Weekly News Recap (15-21 August 2022)

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Russia: Appeal Filed Against Brittney Griner’s Conviction of Narcotics Possession and Trafficking

On 15 August 2022, an appeal was filed against Brittney Griner’s conviction of narcotics possession and trafficking. Griner was sentenced to a nine-year jail term in early August. She was arrested in February at Moscow’s Sheremetyevo airport and was found in possession of cannabis-infused vape cartridges. Griner pleaded guilty to the charges and called it an “honest mistake.” US President Joe Biden termed the sentence as “unacceptable” and offered a prisoner swap, wherein Russian athlete Viktor Bout, who is serving a 25-year prison sentence in the US would be exchanged with Griner. The US State Department stated that Griner was “wrongfully detained.” The arrest happened amidst heightened tensions between the US and Russia.



Myanmar: Aung San Suu Kyi Sentenced to an Additional Six-Year Jail Term for Corruption Charges

On 15 August 2022, Aung San Suu Kyi was again convicted on four charges of corruption and sentenced to a three-year jail term for each count. The sentences will be served concurrently. She was previously convicted of abusing her position by renting public land at discounted rates and building a residence with donations meant for charitable purposes. She has already been sentenced to 11 years of imprisonment for sedition, corruption and other charges, at earlier trials. She has been under arrest since the military seized power from the government in a coup in 2021. The trials have taken place behind closed doors with lawyers ordered not to share any information. Suu Kyi has denied all the charges and is expected to appeal the convictions.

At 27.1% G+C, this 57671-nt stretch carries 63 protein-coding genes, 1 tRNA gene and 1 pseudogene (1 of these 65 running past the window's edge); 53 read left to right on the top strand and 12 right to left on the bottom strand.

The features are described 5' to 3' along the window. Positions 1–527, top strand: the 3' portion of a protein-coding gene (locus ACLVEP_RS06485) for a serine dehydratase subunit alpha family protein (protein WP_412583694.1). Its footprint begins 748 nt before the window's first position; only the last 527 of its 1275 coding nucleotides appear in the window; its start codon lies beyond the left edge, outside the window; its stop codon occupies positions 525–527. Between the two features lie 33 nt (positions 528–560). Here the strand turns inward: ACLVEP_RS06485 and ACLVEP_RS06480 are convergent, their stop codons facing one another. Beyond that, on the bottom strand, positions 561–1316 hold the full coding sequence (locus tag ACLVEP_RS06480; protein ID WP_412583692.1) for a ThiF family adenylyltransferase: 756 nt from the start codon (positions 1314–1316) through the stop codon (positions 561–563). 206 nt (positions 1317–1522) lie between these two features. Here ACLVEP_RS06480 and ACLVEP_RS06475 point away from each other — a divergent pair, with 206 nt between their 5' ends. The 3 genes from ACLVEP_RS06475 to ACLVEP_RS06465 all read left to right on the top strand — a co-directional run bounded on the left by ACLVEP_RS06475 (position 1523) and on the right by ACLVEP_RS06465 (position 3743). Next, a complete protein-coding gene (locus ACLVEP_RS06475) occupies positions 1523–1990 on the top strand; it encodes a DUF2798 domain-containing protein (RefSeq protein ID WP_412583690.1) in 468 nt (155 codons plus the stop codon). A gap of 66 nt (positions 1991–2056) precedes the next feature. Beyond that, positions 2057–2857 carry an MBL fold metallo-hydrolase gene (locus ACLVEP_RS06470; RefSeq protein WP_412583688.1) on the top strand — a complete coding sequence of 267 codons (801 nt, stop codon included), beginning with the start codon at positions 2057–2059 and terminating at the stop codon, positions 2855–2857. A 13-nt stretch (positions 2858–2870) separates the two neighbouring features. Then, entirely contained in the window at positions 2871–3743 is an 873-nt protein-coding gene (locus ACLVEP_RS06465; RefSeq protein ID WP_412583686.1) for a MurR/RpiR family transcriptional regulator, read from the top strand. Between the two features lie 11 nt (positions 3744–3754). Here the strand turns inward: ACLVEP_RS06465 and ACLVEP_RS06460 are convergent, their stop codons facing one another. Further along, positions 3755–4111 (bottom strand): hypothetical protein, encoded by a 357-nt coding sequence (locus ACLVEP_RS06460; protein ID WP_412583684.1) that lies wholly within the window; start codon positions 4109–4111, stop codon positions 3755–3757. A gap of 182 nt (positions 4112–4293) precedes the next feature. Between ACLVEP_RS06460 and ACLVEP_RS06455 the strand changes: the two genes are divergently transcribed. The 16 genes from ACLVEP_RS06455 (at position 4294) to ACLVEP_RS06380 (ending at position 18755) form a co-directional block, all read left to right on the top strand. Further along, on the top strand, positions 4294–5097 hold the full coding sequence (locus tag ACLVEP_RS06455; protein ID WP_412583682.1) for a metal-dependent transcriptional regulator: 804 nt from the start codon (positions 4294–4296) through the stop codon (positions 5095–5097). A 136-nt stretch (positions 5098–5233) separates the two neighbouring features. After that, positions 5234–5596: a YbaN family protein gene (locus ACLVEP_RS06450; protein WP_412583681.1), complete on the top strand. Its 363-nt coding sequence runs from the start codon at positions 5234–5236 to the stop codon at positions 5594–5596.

India: Eleven Gang Rape Convicts Released in the Bilkis Bano Case

On 15 August 2022, in a case of gang rape and murders during the 2002 Gujarat riots, eleven men serving a sentence of life imprisonment were released after the state government approved their application for remission of sentence. During the 2002 Gujarat riot around 2000 people were killed. In 2008, the special Central Bureau of Investigation (CBI) court in Mumbai sentenced the convicts for the gang rape and murder of seven members of Bilkis Bano’s family. The sentence was later upheld by the Bombay High Court. Bilkis was awarded five million Indian rupees as compensation. A few months ago, the State government formulated a committee that unanimously decided to release the eleven convicts. The application for remission of a sentence was “considered due to the ‘completion of 14 years’ in jail. Life sentences in India typically carry a jail term of 14 years.” Bilkis has urged the government to restore her “right to live without fear and peace.”



Netherlands: Court Expected to Pronounce Verdict on Downing of Malaysia Airlines Flight MH17 in November